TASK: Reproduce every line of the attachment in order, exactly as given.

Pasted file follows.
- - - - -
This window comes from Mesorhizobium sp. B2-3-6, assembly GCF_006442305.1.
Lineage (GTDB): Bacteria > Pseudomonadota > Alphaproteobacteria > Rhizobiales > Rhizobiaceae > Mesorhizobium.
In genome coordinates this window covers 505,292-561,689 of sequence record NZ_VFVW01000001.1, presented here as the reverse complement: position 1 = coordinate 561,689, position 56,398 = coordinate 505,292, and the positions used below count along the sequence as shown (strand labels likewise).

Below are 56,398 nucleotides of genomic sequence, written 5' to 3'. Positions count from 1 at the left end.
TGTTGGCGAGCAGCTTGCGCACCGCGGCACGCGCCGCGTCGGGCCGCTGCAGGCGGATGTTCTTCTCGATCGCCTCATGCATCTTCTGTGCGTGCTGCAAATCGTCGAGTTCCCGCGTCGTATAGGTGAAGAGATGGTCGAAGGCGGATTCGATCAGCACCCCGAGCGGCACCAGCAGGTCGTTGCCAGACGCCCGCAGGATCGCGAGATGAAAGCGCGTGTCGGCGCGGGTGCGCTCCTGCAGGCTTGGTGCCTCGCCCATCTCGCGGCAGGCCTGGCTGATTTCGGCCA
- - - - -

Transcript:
This window comes from Mesorhizobium sp. B2-3-6, assembly GCF_006442305.1.
Lineage (GTDB): Bacteria > Pseudomonadota > Alphaproteobacteria > Rhizobiales > Rhizobiaceae > Mesorhizobium.
In genome coordinates this window covers 505,292-561,689 of sequence record NZ_VFVW01000001.1, presented here as the reverse complement: position 1 = coordinate 561,689, position 56,398 = coordinate 505,292, and the positions used below count along the sequence as shown (strand labels likewise).

Below are 56,398 nucleotides of genomic sequence, written 5' to 3'. Positions count from 1 at the left end.
TGTTGGCGAGCAGCTTGCGCACCGCGGCACGCGCCGCGTCGGGCCGCTGCAGGCGGATGTTCTTCTCGATCGCCTCATGCATCTTCTGTGCGTGCTGCAAATCGTCGAGTTCCCGCGTCGTATAGGTGAAGAGATGGTCGAAGGCGGATTCGATCAGCACCCCGAGCGGCACCAGCAGGTCGTTGCCAGACGCCCGCAGGATCGCGAGATGAAAGCGCGTGTCGGCGCGGGTGCGCTCCTGCAGGCTTGGTGCCTCGCCCATCTCGCGGCAGGCCTGGCTGATTTCGGCCA